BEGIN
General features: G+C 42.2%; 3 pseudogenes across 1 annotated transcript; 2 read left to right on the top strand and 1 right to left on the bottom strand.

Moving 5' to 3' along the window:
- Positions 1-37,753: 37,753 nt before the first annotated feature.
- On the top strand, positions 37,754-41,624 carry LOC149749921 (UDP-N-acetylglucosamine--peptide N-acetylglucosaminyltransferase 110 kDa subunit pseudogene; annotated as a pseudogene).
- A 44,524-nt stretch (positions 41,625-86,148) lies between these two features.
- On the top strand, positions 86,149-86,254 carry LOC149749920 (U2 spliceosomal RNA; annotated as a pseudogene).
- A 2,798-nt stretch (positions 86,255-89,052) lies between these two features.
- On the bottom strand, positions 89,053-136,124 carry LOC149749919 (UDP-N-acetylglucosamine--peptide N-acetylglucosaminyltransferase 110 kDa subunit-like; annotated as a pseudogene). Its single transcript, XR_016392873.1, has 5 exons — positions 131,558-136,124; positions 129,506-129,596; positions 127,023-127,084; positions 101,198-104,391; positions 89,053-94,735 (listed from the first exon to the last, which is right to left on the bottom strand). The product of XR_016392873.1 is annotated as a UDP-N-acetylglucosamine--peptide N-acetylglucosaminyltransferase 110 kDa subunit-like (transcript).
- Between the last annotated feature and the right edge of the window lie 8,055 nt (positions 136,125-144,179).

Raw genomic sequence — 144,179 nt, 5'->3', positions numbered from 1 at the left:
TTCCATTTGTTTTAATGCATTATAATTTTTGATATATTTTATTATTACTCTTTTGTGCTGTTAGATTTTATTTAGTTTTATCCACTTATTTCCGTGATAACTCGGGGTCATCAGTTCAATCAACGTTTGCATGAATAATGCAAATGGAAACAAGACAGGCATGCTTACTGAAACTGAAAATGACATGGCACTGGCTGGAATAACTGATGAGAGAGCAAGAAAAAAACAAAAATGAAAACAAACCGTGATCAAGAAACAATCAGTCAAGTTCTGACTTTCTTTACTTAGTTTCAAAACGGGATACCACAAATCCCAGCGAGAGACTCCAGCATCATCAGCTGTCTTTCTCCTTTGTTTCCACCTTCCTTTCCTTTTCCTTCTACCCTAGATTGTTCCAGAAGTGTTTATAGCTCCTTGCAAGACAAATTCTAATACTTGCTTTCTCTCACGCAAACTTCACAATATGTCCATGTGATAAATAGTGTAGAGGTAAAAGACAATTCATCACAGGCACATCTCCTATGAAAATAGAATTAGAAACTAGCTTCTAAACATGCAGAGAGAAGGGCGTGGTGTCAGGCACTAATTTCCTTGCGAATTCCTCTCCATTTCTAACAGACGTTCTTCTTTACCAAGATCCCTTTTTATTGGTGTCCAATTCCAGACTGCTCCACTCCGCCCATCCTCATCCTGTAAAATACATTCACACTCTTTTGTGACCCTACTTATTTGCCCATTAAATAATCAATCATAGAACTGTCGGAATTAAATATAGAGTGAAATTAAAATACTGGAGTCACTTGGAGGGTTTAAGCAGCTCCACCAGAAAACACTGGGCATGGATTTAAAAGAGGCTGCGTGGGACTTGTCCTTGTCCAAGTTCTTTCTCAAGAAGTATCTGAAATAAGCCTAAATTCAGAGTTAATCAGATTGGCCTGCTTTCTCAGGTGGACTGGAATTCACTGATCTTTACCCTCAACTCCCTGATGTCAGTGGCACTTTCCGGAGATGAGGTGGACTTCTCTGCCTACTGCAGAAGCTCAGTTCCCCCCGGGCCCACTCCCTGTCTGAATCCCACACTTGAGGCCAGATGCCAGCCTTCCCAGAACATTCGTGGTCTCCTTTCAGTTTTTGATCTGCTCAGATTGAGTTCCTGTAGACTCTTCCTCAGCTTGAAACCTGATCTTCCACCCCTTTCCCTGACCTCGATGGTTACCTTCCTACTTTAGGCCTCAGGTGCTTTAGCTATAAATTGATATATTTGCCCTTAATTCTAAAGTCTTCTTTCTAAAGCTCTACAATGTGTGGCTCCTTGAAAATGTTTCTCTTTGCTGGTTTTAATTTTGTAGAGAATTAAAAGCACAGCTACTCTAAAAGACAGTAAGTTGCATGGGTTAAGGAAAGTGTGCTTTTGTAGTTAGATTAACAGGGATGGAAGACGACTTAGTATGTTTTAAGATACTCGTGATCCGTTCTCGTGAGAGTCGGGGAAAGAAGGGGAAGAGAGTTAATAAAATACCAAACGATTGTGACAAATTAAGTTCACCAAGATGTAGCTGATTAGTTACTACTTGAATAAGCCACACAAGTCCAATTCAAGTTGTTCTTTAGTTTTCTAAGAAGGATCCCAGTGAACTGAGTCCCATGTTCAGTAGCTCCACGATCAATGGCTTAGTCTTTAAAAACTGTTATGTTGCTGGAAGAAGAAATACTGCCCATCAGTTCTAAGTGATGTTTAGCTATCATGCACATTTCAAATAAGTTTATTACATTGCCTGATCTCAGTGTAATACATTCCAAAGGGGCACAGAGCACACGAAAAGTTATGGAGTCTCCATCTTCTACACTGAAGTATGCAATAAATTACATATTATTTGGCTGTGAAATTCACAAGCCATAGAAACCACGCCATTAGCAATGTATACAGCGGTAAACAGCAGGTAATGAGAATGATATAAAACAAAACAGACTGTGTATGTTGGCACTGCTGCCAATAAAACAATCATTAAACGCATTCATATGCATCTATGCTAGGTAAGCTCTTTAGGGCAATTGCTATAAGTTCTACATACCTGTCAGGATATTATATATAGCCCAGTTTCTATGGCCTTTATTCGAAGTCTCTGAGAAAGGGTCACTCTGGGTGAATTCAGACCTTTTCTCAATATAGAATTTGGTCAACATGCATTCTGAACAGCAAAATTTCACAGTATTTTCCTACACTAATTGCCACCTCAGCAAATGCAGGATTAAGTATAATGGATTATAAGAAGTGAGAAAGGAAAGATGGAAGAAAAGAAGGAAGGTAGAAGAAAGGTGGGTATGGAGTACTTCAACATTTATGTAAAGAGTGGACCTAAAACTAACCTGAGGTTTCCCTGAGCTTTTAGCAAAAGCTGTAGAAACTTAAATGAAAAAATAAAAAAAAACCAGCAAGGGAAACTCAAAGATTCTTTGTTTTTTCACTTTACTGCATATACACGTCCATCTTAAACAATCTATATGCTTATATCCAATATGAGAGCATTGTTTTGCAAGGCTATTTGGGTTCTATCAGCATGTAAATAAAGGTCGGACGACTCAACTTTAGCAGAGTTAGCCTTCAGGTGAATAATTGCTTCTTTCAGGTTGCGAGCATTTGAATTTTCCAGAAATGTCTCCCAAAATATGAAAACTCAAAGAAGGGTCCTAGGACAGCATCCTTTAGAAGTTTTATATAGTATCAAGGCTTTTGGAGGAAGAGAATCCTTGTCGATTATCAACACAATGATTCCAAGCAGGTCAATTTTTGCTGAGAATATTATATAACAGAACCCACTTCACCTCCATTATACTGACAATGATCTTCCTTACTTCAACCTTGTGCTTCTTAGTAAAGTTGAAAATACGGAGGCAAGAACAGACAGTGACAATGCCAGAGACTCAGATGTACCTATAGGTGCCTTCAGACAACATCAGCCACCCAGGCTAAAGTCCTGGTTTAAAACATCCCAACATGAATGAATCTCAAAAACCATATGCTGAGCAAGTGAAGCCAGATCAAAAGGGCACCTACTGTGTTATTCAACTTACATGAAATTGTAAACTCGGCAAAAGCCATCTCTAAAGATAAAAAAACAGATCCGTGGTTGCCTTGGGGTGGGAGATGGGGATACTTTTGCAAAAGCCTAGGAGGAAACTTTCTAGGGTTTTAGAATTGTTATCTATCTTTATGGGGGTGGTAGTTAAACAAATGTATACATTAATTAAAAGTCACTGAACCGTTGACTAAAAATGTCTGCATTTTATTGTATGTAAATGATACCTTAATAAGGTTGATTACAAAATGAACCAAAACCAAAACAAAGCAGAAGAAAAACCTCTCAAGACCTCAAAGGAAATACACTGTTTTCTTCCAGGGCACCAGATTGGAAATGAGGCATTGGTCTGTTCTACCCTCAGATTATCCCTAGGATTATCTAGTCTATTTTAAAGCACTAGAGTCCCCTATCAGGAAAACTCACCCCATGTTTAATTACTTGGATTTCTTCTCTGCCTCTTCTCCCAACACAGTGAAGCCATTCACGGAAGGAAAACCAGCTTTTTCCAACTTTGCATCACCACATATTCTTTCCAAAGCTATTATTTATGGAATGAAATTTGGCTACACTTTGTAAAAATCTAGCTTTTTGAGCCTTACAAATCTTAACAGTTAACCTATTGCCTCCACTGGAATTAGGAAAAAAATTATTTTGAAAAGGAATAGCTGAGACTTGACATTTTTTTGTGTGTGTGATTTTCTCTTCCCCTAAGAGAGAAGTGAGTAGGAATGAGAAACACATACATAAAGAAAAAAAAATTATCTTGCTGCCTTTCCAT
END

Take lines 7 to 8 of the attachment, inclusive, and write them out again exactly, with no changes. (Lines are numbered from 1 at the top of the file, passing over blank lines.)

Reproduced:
- A 2,798-nt stretch (positions 86,255-89,052) lies between these two features.
- On the bottom strand, positions 89,053-136,124 carry LOC149749919 (UDP-N-acetylglucosamine--peptide N-acetylglucosaminyltransferase 110 kDa subunit-like; annotated as a pseudogene). Its single transcript, XR_016392873.1, has 5 exons — positions 131,558-136,124; positions 129,506-129,596; positions 127,023-127,084; positions 101,198-104,391; positions 89,053-94,735 (listed from the first exon to the last, which is right to left on the bottom strand). The product of XR_016392873.1 is annotated as a UDP-N-acetylglucosamine--peptide N-acetylglucosaminyltransferase 110 kDa subunit-like (transcript).